All dogs have some shedding. If someone tells you their dog doesn't shed, what they really mean is they have a low-shedding dog. When they shed their hair, it doesn’t fall out like most dogs, but stays in the fur. If they are not regularly brushed, the loose hair will mat up into large tangles. The hair will begin to pull and the dog will start chewing and scratching because of the irritation. This can cause a whole new mountain of skin problems if not taken care of. If your dog starts chewing the mats, he will cause the mats to tighten and “hot spots” or sores will appear on the dog’s skin. Scratching at mats is the dog’s attempt to brush himself. But all he can accomplish is a new skin irritation from excessive scratching. This scratching is sometimes misdiagnosed as fleas. If you check your dog for fleas and none are found, a good bath and brushing might be just what he needs.
Breeds such as Bichons, Poodles, Malteses, and Shih Tzu’s are low shedding dogs.
Double coated dogs will shed their undercoat in the spring and fall. This is sometimes referred to as “blow their coat”. But no matter what you call it, it looks awful. This is another instance where you definitely want to keep the loose hair out of your dog’s fur or else it will mat and become harder to remove. But never fear, a solution is near.
There are several ways to keep your double coated dogs looking good year round.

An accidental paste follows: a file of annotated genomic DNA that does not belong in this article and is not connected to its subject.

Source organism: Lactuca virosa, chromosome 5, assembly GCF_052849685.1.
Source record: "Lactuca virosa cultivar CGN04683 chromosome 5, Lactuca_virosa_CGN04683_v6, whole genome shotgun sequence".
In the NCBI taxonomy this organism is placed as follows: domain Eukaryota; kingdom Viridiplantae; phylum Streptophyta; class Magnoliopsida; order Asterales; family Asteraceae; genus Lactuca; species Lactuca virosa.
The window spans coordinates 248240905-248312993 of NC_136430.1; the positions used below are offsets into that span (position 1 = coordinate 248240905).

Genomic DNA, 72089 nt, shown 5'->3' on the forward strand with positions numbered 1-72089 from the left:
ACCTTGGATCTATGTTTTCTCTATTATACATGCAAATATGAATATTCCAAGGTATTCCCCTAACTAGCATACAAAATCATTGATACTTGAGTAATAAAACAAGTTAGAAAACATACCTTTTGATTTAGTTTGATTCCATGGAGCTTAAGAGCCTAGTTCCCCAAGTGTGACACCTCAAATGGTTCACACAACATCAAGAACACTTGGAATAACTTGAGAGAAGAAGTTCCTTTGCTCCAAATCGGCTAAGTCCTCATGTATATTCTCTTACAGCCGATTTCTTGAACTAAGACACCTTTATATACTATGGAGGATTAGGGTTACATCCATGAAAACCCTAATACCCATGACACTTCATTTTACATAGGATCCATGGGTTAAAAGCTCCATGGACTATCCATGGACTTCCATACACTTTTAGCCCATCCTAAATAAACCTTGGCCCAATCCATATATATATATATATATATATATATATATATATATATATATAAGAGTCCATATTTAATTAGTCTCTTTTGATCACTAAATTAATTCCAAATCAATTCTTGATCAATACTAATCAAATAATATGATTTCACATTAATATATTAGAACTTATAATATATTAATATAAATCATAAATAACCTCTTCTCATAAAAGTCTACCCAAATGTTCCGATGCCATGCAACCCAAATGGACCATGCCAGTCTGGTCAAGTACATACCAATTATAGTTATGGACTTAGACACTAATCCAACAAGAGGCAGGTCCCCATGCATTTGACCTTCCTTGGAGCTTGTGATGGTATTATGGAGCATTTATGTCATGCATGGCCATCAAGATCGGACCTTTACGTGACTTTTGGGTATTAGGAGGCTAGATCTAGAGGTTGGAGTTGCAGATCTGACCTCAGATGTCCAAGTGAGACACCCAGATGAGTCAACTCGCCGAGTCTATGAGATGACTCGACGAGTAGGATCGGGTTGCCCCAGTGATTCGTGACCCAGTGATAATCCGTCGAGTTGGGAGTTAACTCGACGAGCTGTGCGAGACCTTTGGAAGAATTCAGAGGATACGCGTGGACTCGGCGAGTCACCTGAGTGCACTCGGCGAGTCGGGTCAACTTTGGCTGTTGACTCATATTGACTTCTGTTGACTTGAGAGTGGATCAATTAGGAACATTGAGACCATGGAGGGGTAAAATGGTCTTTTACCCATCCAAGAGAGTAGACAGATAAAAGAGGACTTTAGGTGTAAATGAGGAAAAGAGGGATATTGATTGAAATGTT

The first and simplest solution is brush your dog.Sounds simple enough, but if you have a large dog such as a Shepard or Collie, your arm will get tired after hours of brushing, combing and picking the loose fur from your dog’s hind quarters.
When brushing gets too time consuming, I put the dog in the tub. Soak the fur real good and suds it up with dog shampoo. Grab your Collie Comb (or if you prefer to call it, Greyhound Comb), run a slow trickle of water over your dog’s coat and start combing. Gobs of fur will come out with this simple method and the water will keep the hair from flying all over the place and up your nose. Keep the hair cleared from the drain to allow the water to drain out.
If you do the “Water is your friend” method first, this will not be as messy as it could be. But if you prefer you can skip it and go straight to “The Blower is your friend” method.
Attach the power attachment to the hose to force the air in a fine stream. Starting from the base of the tail, blow the fur against the grain as close to the skin as possible. This will blow the remaining loose hair out of your dog’s coat. This is best done outside or in a room that you don’t mind getting hair everywhere.
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